c.        SB2407, relating to medical marijuana to treat opioid and substance abuse addiction, was vetoed by the Governor and did not pass. We expect to see more of these bills in the future.
d.       SB2464, passed requiring any provider that prescribes opioids and controlled substances to consult the Prescription Drug Monitoring Program (PDMP) website. Dean Hedges commented that JABSOM is committed in training their students and residents/fellows on the appropriate use of dealing with opioids and substance abuse. Further analysis will be needed to understand how this bill affects workflow.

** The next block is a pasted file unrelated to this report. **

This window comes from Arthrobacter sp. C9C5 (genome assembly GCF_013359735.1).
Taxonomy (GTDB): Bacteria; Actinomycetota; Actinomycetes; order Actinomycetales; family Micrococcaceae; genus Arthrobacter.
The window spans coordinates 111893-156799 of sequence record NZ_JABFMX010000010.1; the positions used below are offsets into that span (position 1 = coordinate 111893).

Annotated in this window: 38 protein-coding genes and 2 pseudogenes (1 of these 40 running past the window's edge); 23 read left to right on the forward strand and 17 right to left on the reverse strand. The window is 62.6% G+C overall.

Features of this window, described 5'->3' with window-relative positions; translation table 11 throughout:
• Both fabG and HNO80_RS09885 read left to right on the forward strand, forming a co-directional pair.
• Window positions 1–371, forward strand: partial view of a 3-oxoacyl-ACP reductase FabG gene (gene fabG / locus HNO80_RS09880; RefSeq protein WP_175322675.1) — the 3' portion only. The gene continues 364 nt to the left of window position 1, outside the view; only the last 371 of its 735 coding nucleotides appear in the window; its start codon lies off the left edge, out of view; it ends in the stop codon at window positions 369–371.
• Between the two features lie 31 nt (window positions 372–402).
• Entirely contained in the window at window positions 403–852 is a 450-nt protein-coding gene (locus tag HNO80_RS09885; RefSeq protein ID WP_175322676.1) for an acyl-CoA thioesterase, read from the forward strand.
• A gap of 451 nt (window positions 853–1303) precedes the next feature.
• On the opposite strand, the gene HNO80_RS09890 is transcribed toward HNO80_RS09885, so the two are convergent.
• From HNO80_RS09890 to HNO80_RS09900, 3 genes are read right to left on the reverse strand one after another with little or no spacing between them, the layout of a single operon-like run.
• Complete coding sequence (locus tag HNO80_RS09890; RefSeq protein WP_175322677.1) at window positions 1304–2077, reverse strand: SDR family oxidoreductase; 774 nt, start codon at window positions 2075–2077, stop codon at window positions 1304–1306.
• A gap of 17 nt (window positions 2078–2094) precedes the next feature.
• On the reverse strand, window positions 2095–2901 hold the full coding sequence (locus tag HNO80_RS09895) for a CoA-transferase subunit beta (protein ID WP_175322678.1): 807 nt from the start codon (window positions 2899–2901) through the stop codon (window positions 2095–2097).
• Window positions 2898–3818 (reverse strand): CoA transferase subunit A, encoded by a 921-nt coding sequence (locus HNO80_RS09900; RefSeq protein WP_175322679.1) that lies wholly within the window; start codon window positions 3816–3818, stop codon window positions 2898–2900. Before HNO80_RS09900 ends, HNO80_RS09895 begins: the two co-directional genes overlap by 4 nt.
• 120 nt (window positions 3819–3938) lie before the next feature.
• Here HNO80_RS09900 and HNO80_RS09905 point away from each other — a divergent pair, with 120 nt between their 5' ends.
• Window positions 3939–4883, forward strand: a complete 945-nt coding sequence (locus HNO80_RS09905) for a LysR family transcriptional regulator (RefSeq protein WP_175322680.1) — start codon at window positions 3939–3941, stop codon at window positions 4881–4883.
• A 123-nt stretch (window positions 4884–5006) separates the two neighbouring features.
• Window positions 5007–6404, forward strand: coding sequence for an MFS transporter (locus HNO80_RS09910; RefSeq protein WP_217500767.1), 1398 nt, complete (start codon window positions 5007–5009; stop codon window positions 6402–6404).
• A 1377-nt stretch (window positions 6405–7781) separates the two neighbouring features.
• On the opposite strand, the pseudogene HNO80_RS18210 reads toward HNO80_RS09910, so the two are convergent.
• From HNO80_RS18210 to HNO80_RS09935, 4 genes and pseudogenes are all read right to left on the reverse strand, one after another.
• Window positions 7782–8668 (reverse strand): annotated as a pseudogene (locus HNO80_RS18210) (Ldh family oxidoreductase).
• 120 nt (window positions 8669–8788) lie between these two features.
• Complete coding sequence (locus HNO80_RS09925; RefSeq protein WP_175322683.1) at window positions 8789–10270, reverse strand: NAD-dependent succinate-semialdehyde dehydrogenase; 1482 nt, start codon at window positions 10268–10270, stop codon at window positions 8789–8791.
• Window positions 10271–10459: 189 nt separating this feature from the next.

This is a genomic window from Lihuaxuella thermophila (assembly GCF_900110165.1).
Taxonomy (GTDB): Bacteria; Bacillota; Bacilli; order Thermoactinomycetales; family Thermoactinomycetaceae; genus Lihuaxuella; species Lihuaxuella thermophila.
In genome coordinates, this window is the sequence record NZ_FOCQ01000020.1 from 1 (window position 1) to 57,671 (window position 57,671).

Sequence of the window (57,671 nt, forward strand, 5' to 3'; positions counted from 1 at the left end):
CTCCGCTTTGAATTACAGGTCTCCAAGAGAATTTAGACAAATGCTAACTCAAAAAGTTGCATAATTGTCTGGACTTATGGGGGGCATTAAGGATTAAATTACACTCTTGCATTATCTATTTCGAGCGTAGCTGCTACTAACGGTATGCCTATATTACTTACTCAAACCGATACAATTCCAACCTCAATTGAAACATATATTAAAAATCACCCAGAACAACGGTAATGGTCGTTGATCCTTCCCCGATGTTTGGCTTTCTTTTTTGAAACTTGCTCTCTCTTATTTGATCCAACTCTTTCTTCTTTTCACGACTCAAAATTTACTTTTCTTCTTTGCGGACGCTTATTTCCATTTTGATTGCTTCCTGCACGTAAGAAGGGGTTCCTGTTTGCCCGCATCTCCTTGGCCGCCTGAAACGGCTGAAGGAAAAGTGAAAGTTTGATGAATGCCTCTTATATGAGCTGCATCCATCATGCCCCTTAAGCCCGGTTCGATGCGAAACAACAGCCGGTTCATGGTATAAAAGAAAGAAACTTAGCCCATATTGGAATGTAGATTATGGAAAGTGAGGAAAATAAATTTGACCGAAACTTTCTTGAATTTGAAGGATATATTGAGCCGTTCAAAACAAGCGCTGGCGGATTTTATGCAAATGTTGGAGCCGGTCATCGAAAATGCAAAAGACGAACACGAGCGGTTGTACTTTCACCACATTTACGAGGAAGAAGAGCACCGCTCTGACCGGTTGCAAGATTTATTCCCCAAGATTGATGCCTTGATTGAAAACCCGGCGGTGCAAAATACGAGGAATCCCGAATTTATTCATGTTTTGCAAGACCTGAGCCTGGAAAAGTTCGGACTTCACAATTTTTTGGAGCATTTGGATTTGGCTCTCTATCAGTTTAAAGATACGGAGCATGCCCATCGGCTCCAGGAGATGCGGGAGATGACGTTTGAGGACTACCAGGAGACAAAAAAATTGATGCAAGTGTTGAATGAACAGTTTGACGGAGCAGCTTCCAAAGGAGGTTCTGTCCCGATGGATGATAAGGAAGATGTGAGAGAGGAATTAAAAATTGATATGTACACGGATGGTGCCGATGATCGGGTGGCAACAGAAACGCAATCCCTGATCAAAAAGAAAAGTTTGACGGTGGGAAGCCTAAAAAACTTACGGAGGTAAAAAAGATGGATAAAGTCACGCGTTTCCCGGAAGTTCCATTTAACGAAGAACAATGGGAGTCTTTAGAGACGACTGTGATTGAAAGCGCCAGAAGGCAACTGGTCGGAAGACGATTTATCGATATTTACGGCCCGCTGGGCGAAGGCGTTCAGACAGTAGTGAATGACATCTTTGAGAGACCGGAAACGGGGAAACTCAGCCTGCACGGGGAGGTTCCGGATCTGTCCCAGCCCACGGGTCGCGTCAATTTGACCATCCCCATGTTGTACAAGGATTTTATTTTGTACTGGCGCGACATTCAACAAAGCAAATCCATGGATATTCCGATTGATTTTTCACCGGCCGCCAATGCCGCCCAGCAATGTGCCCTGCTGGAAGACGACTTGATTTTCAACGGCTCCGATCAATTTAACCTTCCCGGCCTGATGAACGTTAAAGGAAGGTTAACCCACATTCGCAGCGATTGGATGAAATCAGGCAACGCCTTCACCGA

3.    Community Health Needs Assessment (CHNA)A requirement of the Affordable Care Act (ACA) is that at least once every 3 years all 501(c)(3) nonprofit hospitals are to conduct an assessment of community health needs in their service area, with emphasis on high-risk, high-need and/or underserved populations. The Healthcare Association of Hawaii decided to consolidate the assessment process and then adapt the determination of priorities and implementation to their specific facility’s service area. The Islander Institute is endeavoring to conduct the assessment differently than others have done in the previous two rounds by identifying and defining healthy communities (i.e., what makes a community healthy, what are the conditions and characteristics, etc.) rather than only addressing negative healthcare outcomes. Their goal is to create a product that the hospitals and government agencies can use to identify strengths, challenges and conditions in communities (where we work, live and play) to better understand how to address and create/promote healthier communities. Discussed how this is an opportunity to think about the role the hospitals have in collaboration with various institutions across the state to start making an impactful difference by working together for a healthier Hawaii. FYI.